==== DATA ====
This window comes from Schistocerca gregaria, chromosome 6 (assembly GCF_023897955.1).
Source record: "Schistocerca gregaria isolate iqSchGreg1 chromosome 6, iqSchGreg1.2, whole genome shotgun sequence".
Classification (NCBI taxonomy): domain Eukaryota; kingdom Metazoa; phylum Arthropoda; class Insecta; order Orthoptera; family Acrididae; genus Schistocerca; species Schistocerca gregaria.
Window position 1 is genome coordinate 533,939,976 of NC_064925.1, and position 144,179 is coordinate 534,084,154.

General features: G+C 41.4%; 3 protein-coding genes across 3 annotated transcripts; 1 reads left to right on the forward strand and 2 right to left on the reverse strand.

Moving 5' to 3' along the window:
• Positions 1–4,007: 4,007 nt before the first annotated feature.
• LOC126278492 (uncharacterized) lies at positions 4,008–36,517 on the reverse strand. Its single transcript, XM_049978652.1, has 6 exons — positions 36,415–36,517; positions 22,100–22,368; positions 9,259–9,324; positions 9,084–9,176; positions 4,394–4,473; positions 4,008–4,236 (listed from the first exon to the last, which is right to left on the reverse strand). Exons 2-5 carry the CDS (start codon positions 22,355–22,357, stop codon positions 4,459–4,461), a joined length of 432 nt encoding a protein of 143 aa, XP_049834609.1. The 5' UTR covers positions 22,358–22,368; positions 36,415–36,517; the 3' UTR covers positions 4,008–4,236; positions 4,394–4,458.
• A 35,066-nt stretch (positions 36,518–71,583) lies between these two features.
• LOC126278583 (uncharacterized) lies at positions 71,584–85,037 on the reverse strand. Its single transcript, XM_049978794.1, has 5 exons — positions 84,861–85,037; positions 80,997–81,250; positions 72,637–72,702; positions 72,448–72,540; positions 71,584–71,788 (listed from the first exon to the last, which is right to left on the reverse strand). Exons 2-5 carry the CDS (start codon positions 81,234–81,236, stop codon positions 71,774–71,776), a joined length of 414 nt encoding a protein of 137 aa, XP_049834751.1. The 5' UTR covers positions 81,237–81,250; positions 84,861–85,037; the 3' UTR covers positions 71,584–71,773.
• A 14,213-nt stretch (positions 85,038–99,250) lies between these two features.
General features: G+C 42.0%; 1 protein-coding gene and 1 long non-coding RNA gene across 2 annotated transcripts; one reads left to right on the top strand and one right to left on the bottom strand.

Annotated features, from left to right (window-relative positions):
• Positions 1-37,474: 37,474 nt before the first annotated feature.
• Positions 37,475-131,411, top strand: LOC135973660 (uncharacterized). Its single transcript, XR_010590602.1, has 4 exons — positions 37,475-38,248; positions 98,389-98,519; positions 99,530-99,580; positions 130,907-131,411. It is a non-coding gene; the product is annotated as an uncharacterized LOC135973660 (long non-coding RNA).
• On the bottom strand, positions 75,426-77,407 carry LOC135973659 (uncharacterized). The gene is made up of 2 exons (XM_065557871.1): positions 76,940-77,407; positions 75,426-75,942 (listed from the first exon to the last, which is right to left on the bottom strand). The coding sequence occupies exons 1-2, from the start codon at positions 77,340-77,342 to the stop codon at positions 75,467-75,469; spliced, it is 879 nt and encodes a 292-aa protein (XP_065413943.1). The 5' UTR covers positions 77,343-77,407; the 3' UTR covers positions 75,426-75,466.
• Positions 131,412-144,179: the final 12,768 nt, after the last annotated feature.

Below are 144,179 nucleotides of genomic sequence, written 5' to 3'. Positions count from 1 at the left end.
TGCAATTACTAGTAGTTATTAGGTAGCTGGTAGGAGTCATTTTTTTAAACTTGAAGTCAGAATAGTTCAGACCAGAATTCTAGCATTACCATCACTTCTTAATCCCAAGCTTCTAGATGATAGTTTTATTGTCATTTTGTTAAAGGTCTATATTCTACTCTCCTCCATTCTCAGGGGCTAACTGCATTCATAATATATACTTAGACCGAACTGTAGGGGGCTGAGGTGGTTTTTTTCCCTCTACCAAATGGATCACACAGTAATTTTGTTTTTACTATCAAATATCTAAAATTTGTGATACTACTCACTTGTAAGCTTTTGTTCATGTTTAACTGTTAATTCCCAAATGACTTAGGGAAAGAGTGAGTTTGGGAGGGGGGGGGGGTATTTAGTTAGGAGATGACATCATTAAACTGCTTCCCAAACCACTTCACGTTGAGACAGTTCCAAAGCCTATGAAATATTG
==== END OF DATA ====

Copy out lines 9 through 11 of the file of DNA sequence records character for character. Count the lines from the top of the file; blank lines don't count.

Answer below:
• A 35,066-nt stretch (positions 36,518–71,583) lies between these two features.
• LOC126278583 (uncharacterized) lies at positions 71,584–85,037 on the reverse strand. Its single transcript, XM_049978794.1, has 5 exons — positions 84,861–85,037; positions 80,997–81,250; positions 72,637–72,702; positions 72,448–72,540; positions 71,584–71,788 (listed from the first exon to the last, which is right to left on the reverse strand). Exons 2-5 carry the CDS (start codon positions 81,234–81,236, stop codon positions 71,774–71,776), a joined length of 414 nt encoding a protein of 137 aa, XP_049834751.1. The 5' UTR covers positions 81,237–81,250; positions 84,861–85,037; the 3' UTR covers positions 71,584–71,773.
• A 14,213-nt stretch (positions 85,038–99,250) lies between these two features.